Predicting Sentiment of employee reviews


This post was originally published by Kamil Mysiak at Towards Data Science

In my previous articles, we learned how to scrape, process, and analyze employee reviews from Feel free to take a look and offer feedback. I would love to hear how you would improve the code. In particular, how to dynamically overcome changes to the website’s HTML.

In this article, I would like to take our dataset a step further to solve a sentiment classification problem. Specifically, we will be assigning sentiment targets to each review and then using a binary classification algorithm to predict those targets.

We’ll be importing raw employee reviews which we scraped from I would suggest you review my previous article to understand how we were able to obtain this dataset.

First, let’s import our dataset and get processing. We only need the ‘rating’ and ‘rating_description’ columns for this analysis. For a more detailed explanation of text pre-processing head over to my nlp preprocessing article.

Removing Contractions

Converting List of Words to String

The result of applying the “fix” function is a list of words and we need to convert the list back to a string.

Removing Non-English Reviews

First, we will use the ‘fasttext’ library to identify the language of each review. Use this link to download the pre-trained model. Once each review is labeled we simply filter the dataframe to include only the english reviews.


Removing Punctuations and Special Characters

Converting To Lowercase


Removing any Numerical Characters (ie. integers, floats)


In order to apply lemmatization to our tokens we first need to identify the parts of speech for each word. Next, we need to convert the tags obtained from nltk to wordnet tags as those are the only tags accepted by our lemmatizer (WordNetLemmatizer()).

Removing Stopwords

Removing Words Less than 3 Characters Long

What we are left with is a large dataframe which contains a column for each preprocessing step we performed. I prefer to work in this manner as we can easily see the changes before and after each step. Makes data validation much easier if you ask me.

Determining Sentiment

We can utilize a library such as “TextBlob.Sentiment” to calculate the sentiment of each review but since we have the actual employee rating we can use this column instead.

The employee rated the company on a 5-point Likert Scale and over 75% of the ratings are positive (ie. 5 or 4). Furthermore, a 5-point scale has a rating of 3 (neutral) which can be positive or negative. For simplicity reasons we are going to remove neutral ratings. Ratings between 1 and 2 will be negative and ratings between 4 and 5 will be positive.

Finally, we’ll filter the dataframe to include only the columns we’ll need for training our model.

Visualize the Data

Let’s take a second and visualize our data based on how positive or negative each word is (ie. sentiment). To accomplish this task, we need to calculate the frequency of each unique word in our vocabulary as appears in positive sentiment reviews and negative sentiment reviews. The final result will resemble the list below, where the word ‘work’ appears 425 times in negative sentiment reviews and 4,674 times in positive sentiment reviews.

Here is the result the code below will produce

In order to calculate the list above, we first sort the reviews by sentiment in descending order and reset the index. Next, we can see that we have 3,570 positive and 1,039 negative sentiment reviews. Now we split our dataset into positive and negative reviews and then create an array of 3,570 ones and 1,039 zeros.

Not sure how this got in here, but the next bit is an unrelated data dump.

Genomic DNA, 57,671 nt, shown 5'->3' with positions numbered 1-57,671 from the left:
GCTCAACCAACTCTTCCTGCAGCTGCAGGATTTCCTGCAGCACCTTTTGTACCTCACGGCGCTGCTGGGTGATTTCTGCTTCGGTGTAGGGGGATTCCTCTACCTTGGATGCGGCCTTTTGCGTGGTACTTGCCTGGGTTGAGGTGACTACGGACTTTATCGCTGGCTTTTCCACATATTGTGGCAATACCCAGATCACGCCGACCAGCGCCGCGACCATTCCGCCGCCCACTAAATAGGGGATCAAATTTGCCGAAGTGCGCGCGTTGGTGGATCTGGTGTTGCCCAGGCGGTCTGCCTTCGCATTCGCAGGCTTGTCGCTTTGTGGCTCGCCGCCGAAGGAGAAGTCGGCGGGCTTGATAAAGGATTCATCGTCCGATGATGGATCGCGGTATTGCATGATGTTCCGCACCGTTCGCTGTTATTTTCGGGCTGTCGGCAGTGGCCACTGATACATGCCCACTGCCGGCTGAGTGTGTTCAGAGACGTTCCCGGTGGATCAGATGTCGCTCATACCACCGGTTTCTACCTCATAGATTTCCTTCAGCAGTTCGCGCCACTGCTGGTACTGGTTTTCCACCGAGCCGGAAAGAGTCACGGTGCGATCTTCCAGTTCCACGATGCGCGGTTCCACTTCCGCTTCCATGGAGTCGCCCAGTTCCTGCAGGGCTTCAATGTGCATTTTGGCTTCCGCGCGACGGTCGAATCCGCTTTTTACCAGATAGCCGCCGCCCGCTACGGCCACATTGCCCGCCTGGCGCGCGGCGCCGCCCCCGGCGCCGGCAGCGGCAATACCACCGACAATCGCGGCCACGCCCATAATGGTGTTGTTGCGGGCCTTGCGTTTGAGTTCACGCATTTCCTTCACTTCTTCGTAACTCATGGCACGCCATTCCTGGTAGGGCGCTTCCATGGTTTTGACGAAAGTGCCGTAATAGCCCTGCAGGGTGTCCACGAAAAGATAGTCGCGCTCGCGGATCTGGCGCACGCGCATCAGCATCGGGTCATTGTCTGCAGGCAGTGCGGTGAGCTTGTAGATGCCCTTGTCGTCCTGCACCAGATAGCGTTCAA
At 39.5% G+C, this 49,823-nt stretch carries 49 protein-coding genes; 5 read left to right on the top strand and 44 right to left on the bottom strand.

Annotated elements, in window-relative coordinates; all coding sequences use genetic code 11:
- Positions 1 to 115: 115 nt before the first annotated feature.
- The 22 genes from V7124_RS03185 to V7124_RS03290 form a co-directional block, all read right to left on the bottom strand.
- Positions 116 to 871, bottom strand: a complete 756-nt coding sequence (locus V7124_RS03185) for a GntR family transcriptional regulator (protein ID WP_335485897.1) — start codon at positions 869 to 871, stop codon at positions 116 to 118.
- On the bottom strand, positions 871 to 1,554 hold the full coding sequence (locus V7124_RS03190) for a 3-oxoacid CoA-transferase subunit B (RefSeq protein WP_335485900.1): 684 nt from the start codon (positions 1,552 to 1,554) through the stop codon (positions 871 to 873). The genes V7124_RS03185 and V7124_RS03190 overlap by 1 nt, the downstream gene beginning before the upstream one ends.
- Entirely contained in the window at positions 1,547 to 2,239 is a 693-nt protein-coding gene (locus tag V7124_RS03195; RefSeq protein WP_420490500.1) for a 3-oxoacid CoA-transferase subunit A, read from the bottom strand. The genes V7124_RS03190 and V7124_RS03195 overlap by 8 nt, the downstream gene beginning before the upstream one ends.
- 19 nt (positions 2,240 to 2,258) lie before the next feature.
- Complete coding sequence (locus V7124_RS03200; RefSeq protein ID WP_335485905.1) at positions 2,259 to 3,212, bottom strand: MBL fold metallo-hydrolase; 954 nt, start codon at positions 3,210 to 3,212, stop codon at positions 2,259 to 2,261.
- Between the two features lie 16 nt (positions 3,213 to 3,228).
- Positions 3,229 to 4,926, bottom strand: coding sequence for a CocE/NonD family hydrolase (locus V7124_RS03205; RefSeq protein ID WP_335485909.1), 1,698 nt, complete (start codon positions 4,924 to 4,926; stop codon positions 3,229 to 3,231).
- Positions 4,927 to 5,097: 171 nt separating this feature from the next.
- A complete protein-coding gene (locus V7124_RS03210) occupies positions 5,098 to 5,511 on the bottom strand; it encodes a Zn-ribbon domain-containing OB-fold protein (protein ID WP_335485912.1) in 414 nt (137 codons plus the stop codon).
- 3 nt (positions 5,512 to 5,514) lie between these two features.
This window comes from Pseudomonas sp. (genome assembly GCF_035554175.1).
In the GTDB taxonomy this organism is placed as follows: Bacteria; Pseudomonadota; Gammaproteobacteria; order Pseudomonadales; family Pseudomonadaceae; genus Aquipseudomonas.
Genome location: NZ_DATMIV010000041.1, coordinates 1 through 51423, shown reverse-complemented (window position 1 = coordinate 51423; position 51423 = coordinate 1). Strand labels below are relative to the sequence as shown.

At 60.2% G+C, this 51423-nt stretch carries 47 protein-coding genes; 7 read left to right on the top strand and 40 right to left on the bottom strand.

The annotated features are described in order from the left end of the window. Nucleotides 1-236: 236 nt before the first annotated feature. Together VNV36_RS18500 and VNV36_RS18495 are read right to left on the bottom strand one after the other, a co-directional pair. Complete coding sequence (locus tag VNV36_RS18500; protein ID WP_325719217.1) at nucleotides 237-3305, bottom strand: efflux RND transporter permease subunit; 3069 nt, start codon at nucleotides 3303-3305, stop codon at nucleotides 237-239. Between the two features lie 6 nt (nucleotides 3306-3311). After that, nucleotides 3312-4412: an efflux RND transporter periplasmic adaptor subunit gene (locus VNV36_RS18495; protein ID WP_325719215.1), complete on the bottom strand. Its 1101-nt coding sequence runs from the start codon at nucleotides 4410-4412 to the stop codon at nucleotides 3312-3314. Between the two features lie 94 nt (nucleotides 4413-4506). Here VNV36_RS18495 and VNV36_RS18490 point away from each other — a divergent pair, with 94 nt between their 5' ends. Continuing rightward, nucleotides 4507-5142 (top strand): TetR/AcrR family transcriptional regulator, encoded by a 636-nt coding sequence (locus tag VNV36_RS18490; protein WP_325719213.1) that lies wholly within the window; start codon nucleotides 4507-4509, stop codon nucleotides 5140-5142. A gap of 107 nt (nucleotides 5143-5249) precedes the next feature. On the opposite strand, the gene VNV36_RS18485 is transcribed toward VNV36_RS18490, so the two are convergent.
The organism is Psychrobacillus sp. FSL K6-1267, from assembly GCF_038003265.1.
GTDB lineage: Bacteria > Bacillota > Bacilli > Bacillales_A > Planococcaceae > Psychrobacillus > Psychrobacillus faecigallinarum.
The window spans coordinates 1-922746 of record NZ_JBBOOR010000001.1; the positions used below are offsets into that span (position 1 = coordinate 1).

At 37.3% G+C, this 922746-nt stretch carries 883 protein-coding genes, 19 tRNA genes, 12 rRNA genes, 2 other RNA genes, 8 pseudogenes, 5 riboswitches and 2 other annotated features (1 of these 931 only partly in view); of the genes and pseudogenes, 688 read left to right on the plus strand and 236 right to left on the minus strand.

Next, we create an empty dictionary named “frequencies” which will house the output. Now we iterate over zipped (ie. tuples) reviews and the targets array(3,570 zeros and 404 ones). As we iterate over each word in each review, we create a pair in the form of a tuple composed of the word and its sentiment (ie. 1 or 0). We know that there are 3,570 positive reviews, therefore, only the words in the first 3,570 reviews will be assigned as positive. All the words in the remaining 404 reviews will be assigned as negative. The end result is a dictionary of tuple keys of the word and sentiment, and the positive and negative word frequencies as the values.

For example, the word “work” appears 425 times in all positive reviews.

Now the last thing we need to do is sum the positive and negative counts for each word from the “frequencies” dictionary.

First, we index the word in the frequencies dictionary keys creating a list of all the words (stored in “words”). Next, we initiate count variables of pos_count and neg_count. If the tuple key “word 1.0” appears in frequencies dictionary (ie. ‘work’, 1.0) then we index the value for that key and the “neg_count” variable becomes the number of times the word appears in negative reviews. The same is done for the words which appear in positives reviews. Finally, we append the word, pos_count, and neg_count to the “data” list.

As you can see if we plot all the words the plot becomes a bit messy, therefore, let’s select a few random words. Since there are more positive reviews the plot is skewed towards the positive end.

Feature Extraction

Instead of going down the route of One-Hot Encoding or CountVectorizing which would create an enormous sparse matrix, (want to visualize a sparse matrix check this out) we are going to create a vectorize feature-set of just two features. The first feature will be the sum of all the negative frequencies from the “frequencies” dictionary for every unique word in the review. The second feature will be the sum of all the frequencies from the “frequencies” dictionary for every unique positive word in the review.